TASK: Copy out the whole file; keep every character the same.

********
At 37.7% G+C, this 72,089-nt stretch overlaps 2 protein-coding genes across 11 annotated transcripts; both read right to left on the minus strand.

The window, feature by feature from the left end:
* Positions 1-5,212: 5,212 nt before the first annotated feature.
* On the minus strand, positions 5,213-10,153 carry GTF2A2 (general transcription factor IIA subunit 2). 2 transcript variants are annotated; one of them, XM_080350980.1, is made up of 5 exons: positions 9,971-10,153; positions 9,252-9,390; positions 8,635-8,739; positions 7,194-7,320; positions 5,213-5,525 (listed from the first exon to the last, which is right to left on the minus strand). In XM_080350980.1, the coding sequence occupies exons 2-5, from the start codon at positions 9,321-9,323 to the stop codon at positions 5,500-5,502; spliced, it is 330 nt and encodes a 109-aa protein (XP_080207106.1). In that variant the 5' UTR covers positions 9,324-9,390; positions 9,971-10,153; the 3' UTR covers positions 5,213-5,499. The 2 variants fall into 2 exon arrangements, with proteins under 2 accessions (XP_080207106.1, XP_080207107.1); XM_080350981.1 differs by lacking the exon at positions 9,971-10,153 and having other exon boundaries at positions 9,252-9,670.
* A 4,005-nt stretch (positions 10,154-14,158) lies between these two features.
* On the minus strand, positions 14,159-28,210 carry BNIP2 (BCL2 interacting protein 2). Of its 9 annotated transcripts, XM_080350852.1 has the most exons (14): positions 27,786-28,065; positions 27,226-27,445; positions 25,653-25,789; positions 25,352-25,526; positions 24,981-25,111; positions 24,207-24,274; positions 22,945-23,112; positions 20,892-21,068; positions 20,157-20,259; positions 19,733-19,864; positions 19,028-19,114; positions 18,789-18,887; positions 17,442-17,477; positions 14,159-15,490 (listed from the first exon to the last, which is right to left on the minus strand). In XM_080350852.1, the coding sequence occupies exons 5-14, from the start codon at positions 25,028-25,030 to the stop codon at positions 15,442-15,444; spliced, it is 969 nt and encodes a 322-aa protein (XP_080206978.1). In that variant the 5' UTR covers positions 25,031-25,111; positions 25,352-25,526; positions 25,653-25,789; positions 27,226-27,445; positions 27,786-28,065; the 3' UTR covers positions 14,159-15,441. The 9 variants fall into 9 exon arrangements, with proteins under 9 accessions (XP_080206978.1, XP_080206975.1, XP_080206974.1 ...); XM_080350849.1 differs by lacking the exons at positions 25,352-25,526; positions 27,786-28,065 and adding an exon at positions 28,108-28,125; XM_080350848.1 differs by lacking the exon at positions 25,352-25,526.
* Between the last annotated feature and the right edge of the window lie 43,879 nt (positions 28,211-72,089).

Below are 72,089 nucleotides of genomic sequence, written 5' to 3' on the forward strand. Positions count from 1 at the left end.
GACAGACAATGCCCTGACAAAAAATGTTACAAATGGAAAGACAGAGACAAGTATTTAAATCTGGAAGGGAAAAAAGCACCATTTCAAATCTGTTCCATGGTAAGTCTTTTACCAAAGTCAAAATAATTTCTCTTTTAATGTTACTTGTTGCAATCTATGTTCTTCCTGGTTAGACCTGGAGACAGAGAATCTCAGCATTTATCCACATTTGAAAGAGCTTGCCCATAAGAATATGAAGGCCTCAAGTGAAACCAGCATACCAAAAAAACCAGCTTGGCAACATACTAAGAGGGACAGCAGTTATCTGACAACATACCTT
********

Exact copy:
At 37.7% G+C, this 72,089-nt stretch overlaps 2 protein-coding genes across 11 annotated transcripts; both read right to left on the minus strand.

The window, feature by feature from the left end:
* Positions 1-5,212: 5,212 nt before the first annotated feature.
* On the minus strand, positions 5,213-10,153 carry GTF2A2 (general transcription factor IIA subunit 2). 2 transcript variants are annotated; one of them, XM_080350980.1, is made up of 5 exons: positions 9,971-10,153; positions 9,252-9,390; positions 8,635-8,739; positions 7,194-7,320; positions 5,213-5,525 (listed from the first exon to the last, which is right to left on the minus strand). In XM_080350980.1, the coding sequence occupies exons 2-5, from the start codon at positions 9,321-9,323 to the stop codon at positions 5,500-5,502; spliced, it is 330 nt and encodes a 109-aa protein (XP_080207106.1). In that variant the 5' UTR covers positions 9,324-9,390; positions 9,971-10,153; the 3' UTR covers positions 5,213-5,499. The 2 variants fall into 2 exon arrangements, with proteins under 2 accessions (XP_080207106.1, XP_080207107.1); XM_080350981.1 differs by lacking the exon at positions 9,971-10,153 and having other exon boundaries at positions 9,252-9,670.
* A 4,005-nt stretch (positions 10,154-14,158) lies between these two features.
* On the minus strand, positions 14,159-28,210 carry BNIP2 (BCL2 interacting protein 2). Of its 9 annotated transcripts, XM_080350852.1 has the most exons (14): positions 27,786-28,065; positions 27,226-27,445; positions 25,653-25,789; positions 25,352-25,526; positions 24,981-25,111; positions 24,207-24,274; positions 22,945-23,112; positions 20,892-21,068; positions 20,157-20,259; positions 19,733-19,864; positions 19,028-19,114; positions 18,789-18,887; positions 17,442-17,477; positions 14,159-15,490 (listed from the first exon to the last, which is right to left on the minus strand). In XM_080350852.1, the coding sequence occupies exons 5-14, from the start codon at positions 25,028-25,030 to the stop codon at positions 15,442-15,444; spliced, it is 969 nt and encodes a 322-aa protein (XP_080206978.1). In that variant the 5' UTR covers positions 25,031-25,111; positions 25,352-25,526; positions 25,653-25,789; positions 27,226-27,445; positions 27,786-28,065; the 3' UTR covers positions 14,159-15,441. The 9 variants fall into 9 exon arrangements, with proteins under 9 accessions (XP_080206978.1, XP_080206975.1, XP_080206974.1 ...); XM_080350849.1 differs by lacking the exons at positions 25,352-25,526; positions 27,786-28,065 and adding an exon at positions 28,108-28,125; XM_080350848.1 differs by lacking the exon at positions 25,352-25,526.
* Between the last annotated feature and the right edge of the window lie 43,879 nt (positions 28,211-72,089).

Below are 72,089 nucleotides of genomic sequence, written 5' to 3' on the forward strand. Positions count from 1 at the left end.
GACAGACAATGCCCTGACAAAAAATGTTACAAATGGAAAGACAGAGACAAGTATTTAAATCTGGAAGGGAAAAAAGCACCATTTCAAATCTGTTCCATGGTAAGTCTTTTACCAAAGTCAAAATAATTTCTCTTTTAATGTTACTTGTTGCAATCTATGTTCTTCCTGGTTAGACCTGGAGACAGAGAATCTCAGCATTTATCCACATTTGAAAGAGCTTGCCCATAAGAATATGAAGGCCTCAAGTGAAACCAGCATACCAAAAAAACCAGCTTGGCAACATACTAAGAGGGACAGCAGTTATCTGACAACATACCTT